THE leader of a ragtag militia that attempted to overthrow the Cambodian government in 2000 has been sentenced by a US court to life in prison without chance of parole, a ruling that was applauded by government officials on Wednesday.
Chhun Yasith, 53, the head of the US-based Cambodian Freedom Fighters (CFF), was arrested in 2005 for organising a November 2000 attack on government buildings in the capital that left at least eight dead and 14 injured. In April 2008, the US district court in Los Angeles found him guilty of violating the US Neutrality Act, which outlaws military operations against nations with which the US is at peace.
In a hearing at the court on Tuesday, prosecutors said the CFF was ordered to carry out “popcorn” attacks on soft targets such as karaoke bars and nightclubs before launching an all-out assault to overthrow the government on November 24.
In sentencing Chhun Yasith, Judge Dean Pregerson expressed some sympathy for the defendant, who said he formed a rebel militia to avenge the murder of his father by the Khmer Rouge.
“I don’t think Mr. Chhun is an evil human being,” Pregerson said. “I think he’s had a tragic life – and had the misfortune of being born in a place where terrible things were happening.”
But he said a harsh sentence was unavoidable. “I do not want to be the person who does not say to all those groups that, if you conspire against the US, that the US will tolerate or be lenient to you,” The Los Angeles Times quoted him as saying.
According to The Los Angeles Times, Chhun Yasith said he felt he had to do something for Cambodia after arriving in the US as a refugee in 1982.
“I’ve been punished because I failed, that I’m not good enough to overthrow that government,” he told the court.
Chhun Yasith’s attorney, Richard Callahan Jr, said he would appeal the sentence.
On Wednesday, Cambodian Foreign Minister Hor Namhong welcomed the sentence, describing the November 2000 coup attempt as a “clear terrorist act”.
“We applaud the decision taken by the US government to prosecute Chhun Yasith,” he told reporters after signing an agreement with Japan seeking funds for the construction of the Neak Leung Bridge across the Mekong River.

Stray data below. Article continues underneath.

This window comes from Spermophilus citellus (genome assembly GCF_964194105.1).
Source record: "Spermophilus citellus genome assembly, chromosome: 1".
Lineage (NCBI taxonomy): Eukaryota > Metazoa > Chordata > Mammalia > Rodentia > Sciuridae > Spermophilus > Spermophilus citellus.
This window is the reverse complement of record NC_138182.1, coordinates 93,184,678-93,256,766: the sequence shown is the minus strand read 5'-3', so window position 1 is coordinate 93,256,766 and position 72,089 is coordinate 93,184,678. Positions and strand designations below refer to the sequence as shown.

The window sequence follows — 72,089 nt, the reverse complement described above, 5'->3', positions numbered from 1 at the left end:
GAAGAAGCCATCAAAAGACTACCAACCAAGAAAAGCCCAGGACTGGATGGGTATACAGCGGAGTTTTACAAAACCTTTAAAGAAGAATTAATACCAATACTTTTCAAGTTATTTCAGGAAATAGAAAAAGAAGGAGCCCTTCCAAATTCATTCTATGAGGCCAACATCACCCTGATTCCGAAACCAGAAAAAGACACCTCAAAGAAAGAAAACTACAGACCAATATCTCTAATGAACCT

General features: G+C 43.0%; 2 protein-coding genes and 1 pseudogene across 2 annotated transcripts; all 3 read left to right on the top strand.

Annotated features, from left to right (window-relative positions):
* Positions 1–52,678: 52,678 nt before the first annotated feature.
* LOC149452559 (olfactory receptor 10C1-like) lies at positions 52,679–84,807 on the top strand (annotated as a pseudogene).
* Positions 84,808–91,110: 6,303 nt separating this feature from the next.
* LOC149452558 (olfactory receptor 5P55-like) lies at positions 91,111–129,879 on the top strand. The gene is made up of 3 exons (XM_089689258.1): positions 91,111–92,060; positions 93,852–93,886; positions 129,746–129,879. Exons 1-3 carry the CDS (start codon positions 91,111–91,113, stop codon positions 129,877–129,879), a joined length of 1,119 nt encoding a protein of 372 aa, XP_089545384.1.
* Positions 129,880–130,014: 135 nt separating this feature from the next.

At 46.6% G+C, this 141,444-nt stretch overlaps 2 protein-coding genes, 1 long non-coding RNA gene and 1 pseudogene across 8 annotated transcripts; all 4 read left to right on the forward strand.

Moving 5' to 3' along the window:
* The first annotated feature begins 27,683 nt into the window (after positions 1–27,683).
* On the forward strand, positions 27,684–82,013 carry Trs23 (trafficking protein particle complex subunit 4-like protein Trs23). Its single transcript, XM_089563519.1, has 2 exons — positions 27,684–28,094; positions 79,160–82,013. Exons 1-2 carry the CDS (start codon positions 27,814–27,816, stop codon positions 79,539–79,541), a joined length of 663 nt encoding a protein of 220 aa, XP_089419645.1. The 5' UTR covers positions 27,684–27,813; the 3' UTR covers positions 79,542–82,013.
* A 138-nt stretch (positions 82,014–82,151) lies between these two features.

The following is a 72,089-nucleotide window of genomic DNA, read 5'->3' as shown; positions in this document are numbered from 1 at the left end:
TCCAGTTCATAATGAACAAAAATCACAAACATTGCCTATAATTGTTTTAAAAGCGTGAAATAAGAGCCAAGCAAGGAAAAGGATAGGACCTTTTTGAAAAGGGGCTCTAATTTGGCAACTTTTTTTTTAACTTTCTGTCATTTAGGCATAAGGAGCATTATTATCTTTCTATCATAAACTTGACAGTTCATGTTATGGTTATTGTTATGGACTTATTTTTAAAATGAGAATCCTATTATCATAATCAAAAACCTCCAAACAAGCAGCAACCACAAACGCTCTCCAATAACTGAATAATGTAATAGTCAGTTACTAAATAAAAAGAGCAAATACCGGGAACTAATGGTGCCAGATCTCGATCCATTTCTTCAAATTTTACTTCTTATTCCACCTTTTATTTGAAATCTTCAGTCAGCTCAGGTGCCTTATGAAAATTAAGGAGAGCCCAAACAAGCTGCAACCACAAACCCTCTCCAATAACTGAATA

“We welcome the elimination of terrorism, and not just terrorism in Cambodia and the US, but in all regions where it threatens people’s security.”
Chhun Yasith, who plotted the putsch from his Long Beach accountancy firm, was an unlikely candidate for the leadership of an armed militia.
A 2001 Time article described him as “a doughy, chino-clad little man”, and a reporter for The New Republic said he looked “more like a bowling pin than a warrior”.
But the former Sam Rainsy Party (SRP) member – expelled in the mid-1990s for misuse of party funds – was deadly serious in his attempts to overthrow the government.
In 1998, after the bloody factional fighting that saw the premier vanquish his royalist Funcinpec opponents the year before, Chhun Yasith travelled to Thailand, where he founded the CFF with the aim of liberating Cambodia from “communist dictators and Vietnamese puppets”.
On November 24, 2000, around 70 CFF fighters, armed with AK-47s, grenades and B-40 rockets, slipped into the capital and attacked several government buildings, including the Ministry of Defence and the Royal Cambodian Armed Forces’ E70 Base in Dangkor district.
Government troops quickly quelled the CFF’s ill-coordinated coup attempt, codenamed “Operation Volcano”.
After the attacks, rights groups and opposition politicians accused the government of arbitrarily jailing law-abiding Funcinpec and SRP members in connection with the plot.
Human Rights Watch reported in December 2000 that within two weeks of the attacks, more than 200 people were arrested across Cambodia, many without warrants.
Chhun Yasith was tried in absentia in Phnom Penh in June 2001 and sentenced to life imprisonment. Richard Kiri Kim, a fellow US citizen who directed the CFF forces in Phnom Penh, was captured after the attack and remains in prison on a life term.
Despite the failure of the “coup”, Chhun Yasith vowed to continue working to topple Hun Sen by force, saying that nonviolent methods would not work against the Hun Sen “dictatorship”. “Next time,” he told a reporter in 2004, “we will attack the whole country.”
When contacted Wednesday, SRP lawmaker Son Chhay also applauded the US court’s ruling against the CFF leader, but expressed concern for other individuals rounded up in the wake of the November 2000 events.
“We respect the US court, because we believe they have done a proper investigation compared to the court in Cambodia, where there was political interference,” he said.
In April, the families of five men imprisoned in connection with the attacks repeated earlier requests that they be pardoned by King Norodom Sihamoni. This request was seconded by eight SRP lawmakers the week after.
Son Chhay said he spoke with Justice Minister Ang Vong Vathana in April, and that the SRP was using “all possible legal means” to secure the release of those jailed in connection with the plot.
“We do not have the full story of how the people got involved with Chhun Yasith,” he said. “It is our understanding that they are all innocent.”
Ven Dara, whose husband Hem Buntheoun was sentenced to 13 years in prison for his role in the CFF attacks, said she was unaware of Chhun Yasith’s trial, but again called for her husband to be let free.
“I have written a request for an amnesty and the release of my husband, but there is no response,” she said. “I think he should be released, as he was cheated – he did not intend to do it on his own.”
ADDITIONAL REPORTING BY AFP